At the close quarters distances you can expect a shotgun to make a very large hole that will in most cases, regardless of shot size, immediately incapacitate an assailant. The nine pellets from a 00 Buck shot shell will still penetrate deeper, but a shotshell with smaller shot will damage a tremendous amount of tissue at a shallower depth. Also, at this distance the target will absorb the full force of each shell into a very small area. At close quarters engagement distances, shotguns are very nasty weapons regardless of what they’re loaded with. If you have ever seen their close range effect on a human body, you will not forget it.

The Range is the Thing

When it comes to selecting either 00 Buck or bird shot for home defense, the expected distance to the target matters. If you live in a small apartment, where 20 feet would be the farthest shot you could attempt on an intruder, buck or bird shot should work equally well, especially if paired with a full choke shotgun. If you live in a larger house or maybe out in the country where you might need to use the shotgun outside to fight off either a two or four legged intruder, buckshot – with even the possible option of a slug – would be a better choice.


Many express concerns of using buckshot inside a home due to the potential of overpenetration. It’s true that 00 Buck might very well shoot through an attacker, but the remaining energy of the pellets will not be enough to offer extreme overpenetration concerns. What is a concern with any type of shotshell is not so much overpenetration if you hit the bad guy, but the potential for penetrating walls and injuring others if you miss. In that case, the smaller the size of the shot, the less the worry of it passing through walls and injuring innocents.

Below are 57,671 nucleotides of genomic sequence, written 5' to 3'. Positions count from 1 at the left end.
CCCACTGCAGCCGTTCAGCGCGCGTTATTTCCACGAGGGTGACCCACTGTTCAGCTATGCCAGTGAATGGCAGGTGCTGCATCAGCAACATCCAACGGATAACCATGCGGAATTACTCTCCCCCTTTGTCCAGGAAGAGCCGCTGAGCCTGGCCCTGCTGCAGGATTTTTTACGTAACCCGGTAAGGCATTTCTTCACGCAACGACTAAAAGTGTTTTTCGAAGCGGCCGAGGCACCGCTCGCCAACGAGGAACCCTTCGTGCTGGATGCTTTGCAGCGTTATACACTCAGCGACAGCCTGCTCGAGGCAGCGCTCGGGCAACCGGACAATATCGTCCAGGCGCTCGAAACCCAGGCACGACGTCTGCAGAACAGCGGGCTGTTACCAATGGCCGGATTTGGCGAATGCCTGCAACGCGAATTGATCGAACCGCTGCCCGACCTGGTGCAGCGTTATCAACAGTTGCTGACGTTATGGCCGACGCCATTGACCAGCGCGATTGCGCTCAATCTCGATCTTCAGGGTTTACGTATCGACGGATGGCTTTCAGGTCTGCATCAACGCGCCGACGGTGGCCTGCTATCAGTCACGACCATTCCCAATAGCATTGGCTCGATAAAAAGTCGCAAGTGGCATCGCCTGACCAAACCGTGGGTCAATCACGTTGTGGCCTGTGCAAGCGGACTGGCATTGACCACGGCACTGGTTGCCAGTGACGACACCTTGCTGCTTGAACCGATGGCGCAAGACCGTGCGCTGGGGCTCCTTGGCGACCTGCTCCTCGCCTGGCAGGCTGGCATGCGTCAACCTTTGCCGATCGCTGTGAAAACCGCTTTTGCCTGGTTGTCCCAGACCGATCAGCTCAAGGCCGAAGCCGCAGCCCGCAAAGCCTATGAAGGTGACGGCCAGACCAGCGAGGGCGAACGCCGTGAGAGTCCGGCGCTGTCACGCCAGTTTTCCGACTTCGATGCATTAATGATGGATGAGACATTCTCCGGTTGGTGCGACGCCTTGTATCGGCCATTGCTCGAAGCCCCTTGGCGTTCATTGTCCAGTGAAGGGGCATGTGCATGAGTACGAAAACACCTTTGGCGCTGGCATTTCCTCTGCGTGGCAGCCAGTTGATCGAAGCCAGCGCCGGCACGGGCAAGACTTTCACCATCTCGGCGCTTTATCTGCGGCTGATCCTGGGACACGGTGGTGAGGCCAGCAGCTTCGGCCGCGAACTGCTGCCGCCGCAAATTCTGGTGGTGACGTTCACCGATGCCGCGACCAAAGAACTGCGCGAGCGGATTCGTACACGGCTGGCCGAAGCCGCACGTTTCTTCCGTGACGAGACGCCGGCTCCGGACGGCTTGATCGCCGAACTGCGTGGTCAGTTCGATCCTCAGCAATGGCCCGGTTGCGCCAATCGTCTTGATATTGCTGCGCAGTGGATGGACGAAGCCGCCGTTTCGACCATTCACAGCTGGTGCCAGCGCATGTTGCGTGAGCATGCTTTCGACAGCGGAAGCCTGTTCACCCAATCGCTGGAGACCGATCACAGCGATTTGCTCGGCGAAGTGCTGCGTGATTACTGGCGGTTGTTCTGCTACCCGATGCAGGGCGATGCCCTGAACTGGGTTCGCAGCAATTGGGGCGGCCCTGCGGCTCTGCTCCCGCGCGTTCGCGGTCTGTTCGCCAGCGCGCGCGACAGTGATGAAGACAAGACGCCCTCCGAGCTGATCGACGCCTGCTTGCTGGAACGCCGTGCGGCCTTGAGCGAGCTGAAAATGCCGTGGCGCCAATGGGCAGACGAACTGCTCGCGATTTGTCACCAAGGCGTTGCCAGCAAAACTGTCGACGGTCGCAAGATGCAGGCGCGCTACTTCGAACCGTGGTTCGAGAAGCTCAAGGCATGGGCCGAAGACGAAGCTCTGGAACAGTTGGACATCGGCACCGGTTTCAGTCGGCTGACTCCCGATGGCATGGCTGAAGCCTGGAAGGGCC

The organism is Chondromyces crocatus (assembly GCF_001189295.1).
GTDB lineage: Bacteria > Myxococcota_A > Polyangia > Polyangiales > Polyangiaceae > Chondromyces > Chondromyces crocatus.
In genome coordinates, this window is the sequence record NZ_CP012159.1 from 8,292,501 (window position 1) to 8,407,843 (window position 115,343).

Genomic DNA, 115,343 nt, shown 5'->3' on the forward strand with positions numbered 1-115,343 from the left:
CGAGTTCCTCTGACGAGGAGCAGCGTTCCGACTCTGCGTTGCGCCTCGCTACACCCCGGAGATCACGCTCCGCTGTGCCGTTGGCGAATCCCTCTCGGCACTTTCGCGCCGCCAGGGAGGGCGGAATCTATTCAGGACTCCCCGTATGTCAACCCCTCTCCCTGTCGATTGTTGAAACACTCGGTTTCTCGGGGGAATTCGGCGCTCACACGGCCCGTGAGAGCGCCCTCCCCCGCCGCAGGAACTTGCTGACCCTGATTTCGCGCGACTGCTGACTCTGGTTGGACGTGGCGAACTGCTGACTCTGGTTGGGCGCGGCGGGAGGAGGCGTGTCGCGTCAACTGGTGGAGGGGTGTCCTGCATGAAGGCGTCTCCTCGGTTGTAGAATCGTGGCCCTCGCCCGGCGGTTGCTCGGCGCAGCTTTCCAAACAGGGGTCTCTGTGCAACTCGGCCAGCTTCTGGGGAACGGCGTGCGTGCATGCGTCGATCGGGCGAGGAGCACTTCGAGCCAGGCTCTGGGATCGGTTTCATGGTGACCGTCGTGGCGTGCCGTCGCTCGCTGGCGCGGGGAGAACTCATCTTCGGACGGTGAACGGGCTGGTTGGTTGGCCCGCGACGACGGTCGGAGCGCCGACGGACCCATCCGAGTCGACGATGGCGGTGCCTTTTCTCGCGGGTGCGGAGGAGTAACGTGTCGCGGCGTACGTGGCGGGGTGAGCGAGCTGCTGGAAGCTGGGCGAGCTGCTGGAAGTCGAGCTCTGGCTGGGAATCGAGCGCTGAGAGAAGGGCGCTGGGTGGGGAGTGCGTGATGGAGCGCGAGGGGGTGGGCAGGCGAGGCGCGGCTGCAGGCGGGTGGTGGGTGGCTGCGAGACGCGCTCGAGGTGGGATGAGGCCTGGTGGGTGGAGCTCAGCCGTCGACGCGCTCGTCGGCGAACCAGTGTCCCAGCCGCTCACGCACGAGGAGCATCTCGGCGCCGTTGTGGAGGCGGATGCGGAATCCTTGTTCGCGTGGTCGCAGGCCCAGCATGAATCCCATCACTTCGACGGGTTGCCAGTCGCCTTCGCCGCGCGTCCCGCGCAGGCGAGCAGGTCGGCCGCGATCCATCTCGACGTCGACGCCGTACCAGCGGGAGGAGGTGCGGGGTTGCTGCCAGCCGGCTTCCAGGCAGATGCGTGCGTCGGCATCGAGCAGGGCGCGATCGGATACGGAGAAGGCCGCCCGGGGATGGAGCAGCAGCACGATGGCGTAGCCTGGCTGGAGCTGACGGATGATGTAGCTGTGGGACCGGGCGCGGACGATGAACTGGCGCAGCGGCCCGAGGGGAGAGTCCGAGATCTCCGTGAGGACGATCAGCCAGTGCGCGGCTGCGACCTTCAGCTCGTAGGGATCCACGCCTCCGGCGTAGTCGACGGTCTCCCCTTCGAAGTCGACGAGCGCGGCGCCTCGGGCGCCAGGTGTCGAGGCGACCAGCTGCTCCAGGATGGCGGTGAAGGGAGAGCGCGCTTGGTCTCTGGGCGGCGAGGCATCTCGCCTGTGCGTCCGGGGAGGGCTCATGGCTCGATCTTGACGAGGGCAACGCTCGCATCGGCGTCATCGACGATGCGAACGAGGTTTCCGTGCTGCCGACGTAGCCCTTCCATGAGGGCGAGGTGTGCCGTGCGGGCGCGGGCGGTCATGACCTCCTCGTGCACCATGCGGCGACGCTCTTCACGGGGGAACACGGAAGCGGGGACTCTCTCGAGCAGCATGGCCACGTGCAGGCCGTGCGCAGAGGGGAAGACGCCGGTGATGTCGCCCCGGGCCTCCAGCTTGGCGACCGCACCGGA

The Compromise

So, what you have with the 00 Buck and birdshot argument is a case of maybe too much or not enough, depending on whether you are very close or further away. Some feel that the best answer to the question is a compromise and they go with No. 4 Buck because, it has 21 pellets compared to the 9 in 00 Buck, because it offers less concern for collateral damage if you miss, and because at ultra-close distances it gives you good penetration while at the same time destroying a lot of tissue from a shallow to a moderate depth. Another, and maybe the best compromise/option is Federal’s Force X2 00 Buck load. The nine pellets in this shotshell break in half after impact. This not only limits excessive penetration concerns, but it also increases wounding.

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Timothy Petrick
Due to various reasons I am unable to use a 12 gauge but a 20 with 20 inch double barrels is very manageable for me. Do the same facts apply?
Ammunition Depot
Timothy, a 20 gauge will have some specific and notable differences here compared to a 12 gauge. The propellant and capacity of a 20 gauge shotshell will be less than a 12. So, fewer projectiles downrange. As for the downrange effects, you can still use the same logic. If you live in a small apartment, where 20 feet would be the farthest shot you could attempt on an intruder, buck or bird shot should work equally well. For further distances, buck or even a slug would be the go-to.
Bob Fusco
The 20 Ga will be fie for personal defense in a residence where distances are probably not more than 20-25 feet. My personal choice is #4 magnum (duck) loads, plenty of energy but limitd penetration through walls etc.
Thoughts on use Rubber, bird shot, buck & slug in that order in the mag